Chinese - I like both steamed with black beans and stewed like red cooked pork
Indian - vindaloo masala is really good with pork, as is a northeast style ghost pepper version

Haven’t tried Viet flavors yet, but lemongrass pork is so delicious I bet the same marinade would go great with ribs, even braised. Or the caramel sauce version.

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I make a simplified version of this using a recipe I got from my Hungarian grandmother. She called hers Szekely Goulash and served it with sour cream. It’s basically pork ribs (country style if I can find them), onions, sauerkraut, paprika, and caraway seeds. Oh and don’t forget the ash from her ever-present cigarette…I don’t smoke so my version isn’t entirely authentic!

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The Vietnamese Caramel Sauce version with Black Pepper, Garlic and Bird Chilis is amazing.
Also using them in Authentic Goan Vindahloo or Sorpetel style would totally work.

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I wish I could find the recipe I had about 32 years ago for something that now sounds like ‘make it and forget it’ spare ribs. As I recall you would grease a covered 3 quart casserole. In it place 8 or so beast short ribs that were dusted with flour, salt and pepper. Sprinkle it with an envelope of dried onion soup mix and a package of wide egg noodles. Pour some kind of liquid over, cover with lid and additionally with foil and bake at 300° (?) for like, 3 hours? No stirring. Everything was tender and delicious, but a bit greasy. I had planned on trimming a lot of the fat away the next time I made them, but lost the recipe. I had two babies at the time and we had nap time while it baked. Any ideas?

I love dishes made from the black beans. I usually use with clams or crab but forgot about how good they are with ribs. I have a package to use up and have some ribs in the freezer to use up too. I’m glad you mentioned it. I’m assuming salted black beans are the same thing as fermented black beans? Is that correct? I’m talking about the small dried ones that come in a bag.

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Your post reminds me of Lipton Onion Soup Post Roast.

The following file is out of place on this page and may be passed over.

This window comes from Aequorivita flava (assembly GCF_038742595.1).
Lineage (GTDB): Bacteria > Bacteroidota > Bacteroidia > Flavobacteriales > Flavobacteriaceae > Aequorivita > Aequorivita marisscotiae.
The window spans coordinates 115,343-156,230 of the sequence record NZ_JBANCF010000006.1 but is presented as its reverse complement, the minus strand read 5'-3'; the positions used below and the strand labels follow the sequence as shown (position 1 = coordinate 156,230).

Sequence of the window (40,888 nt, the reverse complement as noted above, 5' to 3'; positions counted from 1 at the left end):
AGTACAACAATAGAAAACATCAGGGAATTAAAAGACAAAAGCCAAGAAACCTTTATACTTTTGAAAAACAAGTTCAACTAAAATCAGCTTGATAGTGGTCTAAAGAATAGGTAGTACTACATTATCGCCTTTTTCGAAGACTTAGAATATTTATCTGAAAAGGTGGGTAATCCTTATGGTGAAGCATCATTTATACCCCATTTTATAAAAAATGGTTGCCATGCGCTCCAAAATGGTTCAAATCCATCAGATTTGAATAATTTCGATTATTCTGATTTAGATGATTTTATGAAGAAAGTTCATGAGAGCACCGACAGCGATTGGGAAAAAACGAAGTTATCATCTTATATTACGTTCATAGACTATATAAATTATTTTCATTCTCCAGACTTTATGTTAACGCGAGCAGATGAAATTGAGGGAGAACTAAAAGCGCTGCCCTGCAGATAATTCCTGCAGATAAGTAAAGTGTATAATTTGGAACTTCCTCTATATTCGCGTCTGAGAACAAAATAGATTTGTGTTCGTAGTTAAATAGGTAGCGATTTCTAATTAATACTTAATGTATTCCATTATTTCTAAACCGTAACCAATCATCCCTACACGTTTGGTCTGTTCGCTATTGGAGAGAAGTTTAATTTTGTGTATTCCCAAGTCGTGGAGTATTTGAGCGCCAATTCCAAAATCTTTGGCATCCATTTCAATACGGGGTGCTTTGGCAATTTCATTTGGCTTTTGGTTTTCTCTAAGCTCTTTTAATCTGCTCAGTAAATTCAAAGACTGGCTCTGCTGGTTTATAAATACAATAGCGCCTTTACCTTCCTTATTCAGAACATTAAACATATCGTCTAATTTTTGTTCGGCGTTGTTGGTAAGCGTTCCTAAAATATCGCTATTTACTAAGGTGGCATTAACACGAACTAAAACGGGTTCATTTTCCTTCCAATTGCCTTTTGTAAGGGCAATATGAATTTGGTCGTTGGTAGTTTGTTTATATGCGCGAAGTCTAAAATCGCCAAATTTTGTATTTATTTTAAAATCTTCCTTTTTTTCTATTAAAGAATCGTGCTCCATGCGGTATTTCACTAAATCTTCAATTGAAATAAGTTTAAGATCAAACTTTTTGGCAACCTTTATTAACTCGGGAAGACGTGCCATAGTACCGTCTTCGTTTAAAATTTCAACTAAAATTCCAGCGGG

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Well, Vann’s Spices makes something called Beijing Rub. It’s like 5 spice powder with more garlic and it contains sugar which makes a glaze. I use it on baby back ribs in the oven, but I also add a light coating of Rick’s Ragin’ Cajun hot bbq sauce about 15-20 minutes before they’re done. God knows what cultures I’ve demeaned with this concoction, but I gnaw them all up! :yum:

I’ll have to call Vann’s to see how I can get more. They no longer have an online store, and the one grocery I know of that carries their stuff doesn’t have the Beijing rub, though Vann’s still makes it.

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Alternative, no paywall, link for the Lidia Bastianich recipe

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I’ve made this Rozanne Gold “Radically Simple” cookbook Peking Pork with Scotch and Scallions
using country-style ribs. Four hours in a 300 degree oven. Key ingredients are Hoisin sauce and star anise, as well as Scotch whiskey. As the blogger comments, the recipe is quite forgiving and scales well to whatever amount of meat you use.

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i have a frozen half rack of baby back ribs. too little to really bother with smoking or something too onerous. is this something to use for sunday gravy (something i have not made before) or will those bones splinter and ruin it ? i was inspired by the godfather. also enjoyed seeing @emglow101 's gravy photos.

Yes, I am sure they would be a nice addition to your Ragù and no they will not splinter.
Do find a recipe that calls for lightly browning the meats as a first step.

cool, thanks!